3 out of 4 stars
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Who and What is God? by Brian H. Butler is a book exploring exactly what the title says. The author uses many of the same arguments that scientists believe to prove theories like evolution false and introduces physics as proof of God’s hand in creation. He also exposes some of the blindness in today’s churches and other established religions and warns of the consequences of not repenting before the second coming of Christ.
This book is a quick read but it has a ton of information. The first half seemed to focus heavily on scientific theories. Although I’m not a huge fan of science myself, his argument for why evolution is false was interesting to me because it wasn’t something I had thought of. As this section continued, it became a blur of facts and numbers that the author argued proves the existence of God. I’m not sure those he hopes to reach will be as receptive to his beliefs—mainly the scientific community and atheists.
The book was professional in appearance, but I did notice some errors and inconsistencies. He rarely ever provided citations for any of the facts he presented nor citations for the quotes he used from the Bible. Most of the books I’ve read lately include citations even if the scripture is quoted often. Sometimes the Bible quotes had quotations around them and sometimes they didn’t. He also made many claims such as definitively declaring which of Noah’s three sons fathered each race of peoples without showing how he came to that conclusion. I’ve heard just about every race claim to be descendants of Shem, but as of yet, most “proof” is sparse as to how they came to those conclusions. I understand why he didn’t go into detail for brevity’s sake, but in order to be more satisfying for the questioning among us, the more explicit the details for his claims, the better.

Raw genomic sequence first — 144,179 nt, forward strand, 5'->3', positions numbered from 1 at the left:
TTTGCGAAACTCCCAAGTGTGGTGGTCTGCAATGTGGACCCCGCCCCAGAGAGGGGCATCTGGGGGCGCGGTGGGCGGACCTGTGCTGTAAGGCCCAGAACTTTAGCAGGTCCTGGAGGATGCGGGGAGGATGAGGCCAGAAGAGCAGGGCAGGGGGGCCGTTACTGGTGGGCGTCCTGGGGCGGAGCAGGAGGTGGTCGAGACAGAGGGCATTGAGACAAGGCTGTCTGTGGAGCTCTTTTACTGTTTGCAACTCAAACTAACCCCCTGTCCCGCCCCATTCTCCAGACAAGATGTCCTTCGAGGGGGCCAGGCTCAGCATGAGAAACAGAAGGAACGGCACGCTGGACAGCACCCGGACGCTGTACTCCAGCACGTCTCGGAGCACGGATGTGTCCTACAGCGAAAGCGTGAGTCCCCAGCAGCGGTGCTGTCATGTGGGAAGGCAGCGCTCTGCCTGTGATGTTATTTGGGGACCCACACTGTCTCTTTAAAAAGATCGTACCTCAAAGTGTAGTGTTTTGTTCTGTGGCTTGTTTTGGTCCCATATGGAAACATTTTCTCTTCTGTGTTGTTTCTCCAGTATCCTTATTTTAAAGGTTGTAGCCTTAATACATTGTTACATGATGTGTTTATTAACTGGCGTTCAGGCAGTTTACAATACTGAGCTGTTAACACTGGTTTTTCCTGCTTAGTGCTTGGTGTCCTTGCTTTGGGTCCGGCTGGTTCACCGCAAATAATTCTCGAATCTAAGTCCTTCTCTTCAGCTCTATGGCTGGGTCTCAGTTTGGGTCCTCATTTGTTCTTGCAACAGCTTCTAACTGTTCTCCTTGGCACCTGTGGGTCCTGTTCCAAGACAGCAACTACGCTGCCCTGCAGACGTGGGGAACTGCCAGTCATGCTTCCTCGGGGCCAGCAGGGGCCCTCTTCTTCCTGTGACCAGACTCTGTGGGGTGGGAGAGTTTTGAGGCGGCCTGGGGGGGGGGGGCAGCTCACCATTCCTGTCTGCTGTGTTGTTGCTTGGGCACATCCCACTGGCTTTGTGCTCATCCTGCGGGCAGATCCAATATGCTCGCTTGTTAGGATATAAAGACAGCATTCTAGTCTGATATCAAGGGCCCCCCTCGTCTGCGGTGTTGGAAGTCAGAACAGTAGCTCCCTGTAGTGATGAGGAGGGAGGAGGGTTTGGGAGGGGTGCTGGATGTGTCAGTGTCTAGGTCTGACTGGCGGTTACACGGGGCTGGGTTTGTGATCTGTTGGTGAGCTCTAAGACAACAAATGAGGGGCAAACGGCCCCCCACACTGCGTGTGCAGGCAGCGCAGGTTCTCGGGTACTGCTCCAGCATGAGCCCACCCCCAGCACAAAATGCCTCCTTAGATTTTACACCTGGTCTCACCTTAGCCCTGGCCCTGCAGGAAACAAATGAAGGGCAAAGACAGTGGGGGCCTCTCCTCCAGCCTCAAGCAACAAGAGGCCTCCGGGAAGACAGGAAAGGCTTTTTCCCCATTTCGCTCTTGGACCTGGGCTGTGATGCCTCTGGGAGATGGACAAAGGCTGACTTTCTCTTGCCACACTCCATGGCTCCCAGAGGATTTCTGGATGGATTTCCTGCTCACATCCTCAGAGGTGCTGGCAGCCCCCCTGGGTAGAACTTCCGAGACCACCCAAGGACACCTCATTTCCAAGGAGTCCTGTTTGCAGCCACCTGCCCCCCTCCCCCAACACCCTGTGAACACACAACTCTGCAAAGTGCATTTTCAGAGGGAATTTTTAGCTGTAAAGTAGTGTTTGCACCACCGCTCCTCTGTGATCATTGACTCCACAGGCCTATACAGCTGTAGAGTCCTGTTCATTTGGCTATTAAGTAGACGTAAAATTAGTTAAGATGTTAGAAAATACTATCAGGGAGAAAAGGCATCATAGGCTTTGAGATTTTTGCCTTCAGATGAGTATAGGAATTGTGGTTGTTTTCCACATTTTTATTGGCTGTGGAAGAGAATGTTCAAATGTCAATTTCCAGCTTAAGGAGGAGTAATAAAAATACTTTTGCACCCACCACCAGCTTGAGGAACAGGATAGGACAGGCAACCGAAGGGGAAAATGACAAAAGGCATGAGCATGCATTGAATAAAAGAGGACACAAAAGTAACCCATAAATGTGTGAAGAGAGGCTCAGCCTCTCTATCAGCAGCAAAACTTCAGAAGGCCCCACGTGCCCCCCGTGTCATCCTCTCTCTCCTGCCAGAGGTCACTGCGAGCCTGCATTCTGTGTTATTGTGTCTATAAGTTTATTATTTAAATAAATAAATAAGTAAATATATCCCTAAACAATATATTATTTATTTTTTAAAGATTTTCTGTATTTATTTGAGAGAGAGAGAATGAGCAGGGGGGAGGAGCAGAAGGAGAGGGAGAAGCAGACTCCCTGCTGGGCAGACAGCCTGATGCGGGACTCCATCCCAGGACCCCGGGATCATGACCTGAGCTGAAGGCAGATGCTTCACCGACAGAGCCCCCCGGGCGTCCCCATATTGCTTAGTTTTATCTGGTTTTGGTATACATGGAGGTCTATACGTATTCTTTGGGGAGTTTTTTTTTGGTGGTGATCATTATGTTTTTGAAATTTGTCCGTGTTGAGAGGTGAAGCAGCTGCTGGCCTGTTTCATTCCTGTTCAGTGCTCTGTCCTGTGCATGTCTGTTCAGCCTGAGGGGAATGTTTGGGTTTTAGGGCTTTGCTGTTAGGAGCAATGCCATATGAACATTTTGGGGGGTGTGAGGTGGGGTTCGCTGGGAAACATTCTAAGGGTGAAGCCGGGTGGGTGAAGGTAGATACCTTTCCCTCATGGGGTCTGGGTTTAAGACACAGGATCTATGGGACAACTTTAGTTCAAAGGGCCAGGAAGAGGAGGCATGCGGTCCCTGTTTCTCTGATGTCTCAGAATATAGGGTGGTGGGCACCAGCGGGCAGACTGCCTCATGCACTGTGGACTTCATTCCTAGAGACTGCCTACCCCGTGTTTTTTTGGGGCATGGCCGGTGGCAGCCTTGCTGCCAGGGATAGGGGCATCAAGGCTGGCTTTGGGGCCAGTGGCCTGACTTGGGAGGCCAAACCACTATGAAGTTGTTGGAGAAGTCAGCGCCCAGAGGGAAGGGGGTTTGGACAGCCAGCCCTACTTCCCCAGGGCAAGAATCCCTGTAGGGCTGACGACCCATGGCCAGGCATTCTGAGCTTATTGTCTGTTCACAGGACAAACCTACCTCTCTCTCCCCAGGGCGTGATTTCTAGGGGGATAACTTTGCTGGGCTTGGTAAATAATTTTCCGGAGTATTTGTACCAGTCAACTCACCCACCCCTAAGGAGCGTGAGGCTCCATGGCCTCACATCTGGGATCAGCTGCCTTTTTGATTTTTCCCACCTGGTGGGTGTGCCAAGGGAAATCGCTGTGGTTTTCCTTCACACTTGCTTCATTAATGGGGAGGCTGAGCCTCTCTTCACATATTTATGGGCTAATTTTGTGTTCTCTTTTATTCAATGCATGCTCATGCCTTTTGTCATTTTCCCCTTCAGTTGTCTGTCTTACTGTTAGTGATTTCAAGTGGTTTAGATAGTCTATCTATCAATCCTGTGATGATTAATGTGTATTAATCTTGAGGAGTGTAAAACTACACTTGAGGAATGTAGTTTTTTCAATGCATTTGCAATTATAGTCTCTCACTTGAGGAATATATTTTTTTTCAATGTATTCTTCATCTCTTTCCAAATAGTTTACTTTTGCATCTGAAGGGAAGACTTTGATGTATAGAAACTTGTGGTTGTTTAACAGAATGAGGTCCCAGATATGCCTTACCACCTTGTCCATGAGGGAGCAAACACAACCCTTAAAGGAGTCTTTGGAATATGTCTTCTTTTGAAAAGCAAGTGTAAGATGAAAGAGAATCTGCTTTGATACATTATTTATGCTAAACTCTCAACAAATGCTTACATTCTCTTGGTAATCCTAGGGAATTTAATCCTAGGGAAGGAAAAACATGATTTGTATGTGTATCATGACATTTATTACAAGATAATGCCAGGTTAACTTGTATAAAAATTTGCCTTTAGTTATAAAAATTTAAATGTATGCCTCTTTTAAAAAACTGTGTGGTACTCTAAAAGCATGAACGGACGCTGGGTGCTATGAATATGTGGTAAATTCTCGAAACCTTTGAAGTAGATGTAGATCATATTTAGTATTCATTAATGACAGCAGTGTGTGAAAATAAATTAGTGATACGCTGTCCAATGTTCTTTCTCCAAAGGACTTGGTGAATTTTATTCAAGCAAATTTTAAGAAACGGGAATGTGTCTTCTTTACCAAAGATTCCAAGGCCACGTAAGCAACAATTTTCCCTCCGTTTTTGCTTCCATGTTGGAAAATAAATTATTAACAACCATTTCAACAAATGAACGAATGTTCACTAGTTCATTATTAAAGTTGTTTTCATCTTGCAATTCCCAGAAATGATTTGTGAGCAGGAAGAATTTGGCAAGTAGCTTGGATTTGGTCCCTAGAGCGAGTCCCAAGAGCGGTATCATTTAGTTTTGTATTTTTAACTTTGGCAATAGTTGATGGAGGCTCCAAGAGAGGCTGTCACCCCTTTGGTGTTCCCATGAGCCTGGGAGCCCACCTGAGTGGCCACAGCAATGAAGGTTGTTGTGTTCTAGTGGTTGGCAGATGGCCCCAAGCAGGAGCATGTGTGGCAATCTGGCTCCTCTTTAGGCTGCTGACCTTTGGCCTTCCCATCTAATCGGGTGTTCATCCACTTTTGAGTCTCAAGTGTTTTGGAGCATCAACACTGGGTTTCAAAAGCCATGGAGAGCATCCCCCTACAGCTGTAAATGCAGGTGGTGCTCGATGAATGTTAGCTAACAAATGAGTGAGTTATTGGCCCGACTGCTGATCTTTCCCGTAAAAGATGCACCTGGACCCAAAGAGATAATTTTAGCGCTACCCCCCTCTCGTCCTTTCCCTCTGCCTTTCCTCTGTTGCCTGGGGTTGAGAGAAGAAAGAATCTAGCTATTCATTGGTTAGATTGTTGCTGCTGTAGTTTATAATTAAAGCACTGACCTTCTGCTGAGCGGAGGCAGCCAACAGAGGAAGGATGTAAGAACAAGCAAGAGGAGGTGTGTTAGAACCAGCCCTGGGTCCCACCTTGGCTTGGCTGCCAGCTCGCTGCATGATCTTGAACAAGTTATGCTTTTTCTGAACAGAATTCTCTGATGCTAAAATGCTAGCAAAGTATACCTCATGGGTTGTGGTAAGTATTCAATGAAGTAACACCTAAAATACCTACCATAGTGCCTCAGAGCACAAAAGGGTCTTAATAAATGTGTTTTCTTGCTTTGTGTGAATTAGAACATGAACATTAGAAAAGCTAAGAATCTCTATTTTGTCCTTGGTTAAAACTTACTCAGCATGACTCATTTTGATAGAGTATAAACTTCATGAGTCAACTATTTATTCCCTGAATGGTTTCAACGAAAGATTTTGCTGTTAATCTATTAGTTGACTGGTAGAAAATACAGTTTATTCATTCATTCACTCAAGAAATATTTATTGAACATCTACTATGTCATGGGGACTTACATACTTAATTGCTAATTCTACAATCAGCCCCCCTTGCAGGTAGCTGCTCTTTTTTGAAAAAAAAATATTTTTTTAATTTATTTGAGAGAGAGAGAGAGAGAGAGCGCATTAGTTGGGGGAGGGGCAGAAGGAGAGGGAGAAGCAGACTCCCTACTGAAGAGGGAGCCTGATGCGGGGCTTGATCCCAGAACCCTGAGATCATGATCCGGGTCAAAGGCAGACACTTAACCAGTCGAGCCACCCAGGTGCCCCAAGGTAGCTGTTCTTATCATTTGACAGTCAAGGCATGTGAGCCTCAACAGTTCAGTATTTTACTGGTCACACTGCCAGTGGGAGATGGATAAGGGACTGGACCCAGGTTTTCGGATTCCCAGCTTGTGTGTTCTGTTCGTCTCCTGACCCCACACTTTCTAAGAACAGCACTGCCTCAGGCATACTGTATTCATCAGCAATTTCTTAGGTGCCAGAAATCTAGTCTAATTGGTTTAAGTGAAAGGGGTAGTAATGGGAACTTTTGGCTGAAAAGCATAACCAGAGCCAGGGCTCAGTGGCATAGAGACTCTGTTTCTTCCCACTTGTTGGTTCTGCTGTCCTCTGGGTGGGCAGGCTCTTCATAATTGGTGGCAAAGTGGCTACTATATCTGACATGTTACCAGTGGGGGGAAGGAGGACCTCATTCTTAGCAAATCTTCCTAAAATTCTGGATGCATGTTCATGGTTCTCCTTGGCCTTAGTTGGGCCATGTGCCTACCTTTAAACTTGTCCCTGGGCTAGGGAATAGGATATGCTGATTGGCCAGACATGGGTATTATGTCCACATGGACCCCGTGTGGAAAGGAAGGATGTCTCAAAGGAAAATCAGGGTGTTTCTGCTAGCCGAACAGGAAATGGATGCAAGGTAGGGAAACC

One of the better, but most decidedly controversial parts of the book, is the author’s takedown of established religions. He mercilessly condemns “churchianity”, Judaism, and Catholicism. He even exposes the Pagan influences embedded in Easter and Christmas as an abomination towards God. While I’m not a hundred percent certain I know God’s feelings about any of these matters, I think they’re worth looking into for the sake of improving our spiritual relationships and knowledge. However, his approach is not very gentle and will likely divert many who haven’t heard these arguments before and or feel quite comfortable with their religion as it is.
I rate this book 3 out of 4 stars. The author made some interesting points early on and provided a lot of information in just a few pages. The facts can be a little overwhelming at times and more exploration of the scriptures to determine how the author concludes some of his findings would make for a more solid basis. Open-minded Christians are the most likely audience for this book, but a more in-depth argument from the author that shows irrefutable truth rather than tells us what is true would be even more convincing. I’m not positive he’ll win a lot of support from the book in its current form, but the points he touches on are intriguing. Not every point is made as satisfactorily as I would have liked, but this book should help those who desire more knowledge to find a place to start their explorations.
Who and What Is God?
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